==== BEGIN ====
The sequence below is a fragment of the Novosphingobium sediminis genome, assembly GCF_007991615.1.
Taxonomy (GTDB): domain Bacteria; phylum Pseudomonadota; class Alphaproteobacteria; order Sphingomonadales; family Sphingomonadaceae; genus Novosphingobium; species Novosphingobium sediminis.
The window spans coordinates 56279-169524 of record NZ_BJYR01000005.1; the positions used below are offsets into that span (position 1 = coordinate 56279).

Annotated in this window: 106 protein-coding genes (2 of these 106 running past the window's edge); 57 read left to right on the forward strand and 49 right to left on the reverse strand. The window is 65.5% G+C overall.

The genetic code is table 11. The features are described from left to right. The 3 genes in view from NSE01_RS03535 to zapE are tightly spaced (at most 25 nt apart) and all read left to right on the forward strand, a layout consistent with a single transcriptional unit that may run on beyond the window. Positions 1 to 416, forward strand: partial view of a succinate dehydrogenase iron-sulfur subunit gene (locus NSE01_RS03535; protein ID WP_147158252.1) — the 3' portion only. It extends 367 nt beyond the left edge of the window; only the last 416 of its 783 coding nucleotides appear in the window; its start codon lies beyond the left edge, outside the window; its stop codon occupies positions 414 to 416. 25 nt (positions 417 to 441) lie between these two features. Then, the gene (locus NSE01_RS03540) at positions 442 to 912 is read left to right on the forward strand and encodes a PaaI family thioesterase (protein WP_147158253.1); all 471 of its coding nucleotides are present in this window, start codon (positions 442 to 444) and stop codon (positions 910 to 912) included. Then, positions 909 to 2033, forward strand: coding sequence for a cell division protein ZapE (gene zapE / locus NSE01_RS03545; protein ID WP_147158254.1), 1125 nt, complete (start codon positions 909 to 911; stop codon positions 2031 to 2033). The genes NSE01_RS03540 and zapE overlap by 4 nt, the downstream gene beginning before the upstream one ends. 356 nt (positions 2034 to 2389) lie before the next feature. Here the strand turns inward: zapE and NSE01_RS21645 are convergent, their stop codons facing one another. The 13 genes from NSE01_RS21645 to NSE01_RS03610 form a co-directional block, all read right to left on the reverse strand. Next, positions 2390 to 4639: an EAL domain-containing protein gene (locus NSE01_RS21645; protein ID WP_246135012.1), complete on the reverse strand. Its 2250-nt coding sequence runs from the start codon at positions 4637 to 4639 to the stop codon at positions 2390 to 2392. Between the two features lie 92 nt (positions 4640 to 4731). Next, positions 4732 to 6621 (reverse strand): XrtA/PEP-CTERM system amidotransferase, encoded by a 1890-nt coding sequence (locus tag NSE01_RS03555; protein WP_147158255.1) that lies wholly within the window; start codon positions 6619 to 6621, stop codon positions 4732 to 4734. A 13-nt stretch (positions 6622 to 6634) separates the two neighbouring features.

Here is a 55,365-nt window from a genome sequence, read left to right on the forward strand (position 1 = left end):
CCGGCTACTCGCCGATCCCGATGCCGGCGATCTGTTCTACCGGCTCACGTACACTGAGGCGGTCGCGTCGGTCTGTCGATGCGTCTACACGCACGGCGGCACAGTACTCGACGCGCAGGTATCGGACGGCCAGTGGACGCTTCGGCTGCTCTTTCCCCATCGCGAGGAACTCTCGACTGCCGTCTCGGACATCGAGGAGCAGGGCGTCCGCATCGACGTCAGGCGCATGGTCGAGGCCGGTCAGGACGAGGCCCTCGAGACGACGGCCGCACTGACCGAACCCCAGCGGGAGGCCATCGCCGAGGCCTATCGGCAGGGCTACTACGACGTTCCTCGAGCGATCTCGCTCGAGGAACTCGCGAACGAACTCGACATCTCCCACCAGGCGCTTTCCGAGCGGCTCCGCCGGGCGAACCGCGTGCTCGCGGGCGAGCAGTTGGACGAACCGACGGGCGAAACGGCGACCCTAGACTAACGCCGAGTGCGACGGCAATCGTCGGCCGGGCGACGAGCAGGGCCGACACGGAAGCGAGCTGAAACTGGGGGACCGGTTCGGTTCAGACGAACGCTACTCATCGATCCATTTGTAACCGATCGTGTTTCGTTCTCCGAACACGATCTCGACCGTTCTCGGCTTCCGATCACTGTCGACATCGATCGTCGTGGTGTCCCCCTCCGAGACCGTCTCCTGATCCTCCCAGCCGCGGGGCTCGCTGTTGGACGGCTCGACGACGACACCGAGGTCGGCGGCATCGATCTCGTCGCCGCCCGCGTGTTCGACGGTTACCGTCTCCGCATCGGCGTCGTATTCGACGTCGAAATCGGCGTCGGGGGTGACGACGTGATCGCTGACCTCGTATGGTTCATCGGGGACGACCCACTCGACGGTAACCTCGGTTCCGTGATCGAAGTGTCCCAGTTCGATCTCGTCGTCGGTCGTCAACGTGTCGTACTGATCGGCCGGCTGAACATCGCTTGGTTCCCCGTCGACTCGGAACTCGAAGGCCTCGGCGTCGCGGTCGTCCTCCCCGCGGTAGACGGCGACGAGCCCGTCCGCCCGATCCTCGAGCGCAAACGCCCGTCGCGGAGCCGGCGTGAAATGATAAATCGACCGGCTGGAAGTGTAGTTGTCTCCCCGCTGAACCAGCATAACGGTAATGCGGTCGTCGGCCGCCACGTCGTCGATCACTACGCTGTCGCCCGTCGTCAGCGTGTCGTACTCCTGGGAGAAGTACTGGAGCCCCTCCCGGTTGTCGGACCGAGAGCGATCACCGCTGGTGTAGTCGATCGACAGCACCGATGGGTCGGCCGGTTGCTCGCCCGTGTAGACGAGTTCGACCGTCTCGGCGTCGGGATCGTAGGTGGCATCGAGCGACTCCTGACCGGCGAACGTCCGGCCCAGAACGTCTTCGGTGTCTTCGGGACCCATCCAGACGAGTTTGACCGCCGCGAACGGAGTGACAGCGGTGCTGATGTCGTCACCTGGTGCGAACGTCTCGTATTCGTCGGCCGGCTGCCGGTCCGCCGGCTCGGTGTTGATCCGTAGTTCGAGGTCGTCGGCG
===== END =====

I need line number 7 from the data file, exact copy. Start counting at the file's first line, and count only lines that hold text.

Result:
CCGGCTACTCGCCGATCCCGATGCCGGCGATCTGTTCTACCGGCTCACGTACACTGAGGCGGTCGCGTCGGTCTGTCGATGCGTCTACACGCACGGCGGCACAGTACTCGACGCGCAGGTATCGGACGGCCAGTGGACGCTTCGGCTGCTCTTTCCCCATCGCGAGGAACTCTCGACTGCCGTCTCGGACATCGAGGAGCAGGGCGTCCGCATCGACGTCAGGCGCATGGTCGAGGCCGGTCAGGACGAGGCCCTCGAGACGACGGCCGCACTGACCGAACCCCAGCGGGAGGCCATCGCCGAGGCCTATCGGCAGGGCTACTACGACGTTCCTCGAGCGATCTCGCTCGAGGAACTCGCGAACGAACTCGACATCTCCCACCAGGCGCTTTCCGAGCGGCTCCGCCGGGCGAACCGCGTGCTCGCGGGCGAGCAGTTGGACGAACCGACGGGCGAAACGGCGACCCTAGACTAACGCCGAGTGCGACGGCAATCGTCGGCCGGGCGACGAGCAGGGCCGACACGGAAGCGAGCTGAAACTGGGGGACCGGTTCGGTTCAGACGAACGCTACTCATCGATCCATTTGTAACCGATCGTGTTTCGTTCTCCGAACACGATCTCGACCGTTCTCGGCTTCCGATCACTGTCGACATCGATCGTCGTGGTGTCCCCCTCCGAGACCGTCTCCTGATCCTCCCAGCCGCGGGGCTCGCTGTTGGACGGCTCGACGACGACACCGAGGTCGGCGGCATCGATCTCGTCGCCGCCCGCGTGTTCGACGGTTACCGTCTCCGCATCGGCGTCGTATTCGACGTCGAAATCGGCGTCGGGGGTGACGACGTGATCGCTGACCTCGTATGGTTCATCGGGGACGACCCACTCGACGGTAACCTCGGTTCCGTGATCGAAGTGTCCCAGTTCGATCTCGTCGTCGGTCGTCAACGTGTCGTACTGATCGGCCGGCTGAACATCGCTTGGTTCCCCGTCGACTCGGAACTCGAAGGCCTCGGCGTCGCGGTCGTCCTCCCCGCGGTAGACGGCGACGAGCCCGTCCGCCCGATCCTCGAGCGCAAACGCCCGTCGCGGAGCCGGCGTGAAATGATAAATCGACCGGCTGGAAGTGTAGTTGTCTCCCCGCTGAACCAGCATAACGGTAATGCGGTCGTCGGCCGCCACGTCGTCGATCACTACGCTGTCGCCCGTCGTCAGCGTGTCGTACTCCTGGGAGAAGTACTGGAGCCCCTCCCGGTTGTCGGACCGAGAGCGATCACCGCTGGTGTAGTCGATCGACAGCACCGATGGGTCGGCCGGTTGCTCGCCCGTGTAGACGAGTTCGACCGTCTCGGCGTCGGGATCGTAGGTGGCATCGAGCGACTCCTGACCGGCGAACGTCCGGCCCAGAACGTCTTCGGTGTCTTCGGGACCCATCCAGACGAGTTTGACCGCCGCGAACGGAGTGACAGCGGTGCTGATGTCGTCACCTGGTGCGAACGTCTCGTATTCGTCGGCCGGCTGCCGGTCCGCCGGCTCGGTGTTGATCCGTAGTTCGAGGTCGTCGGCG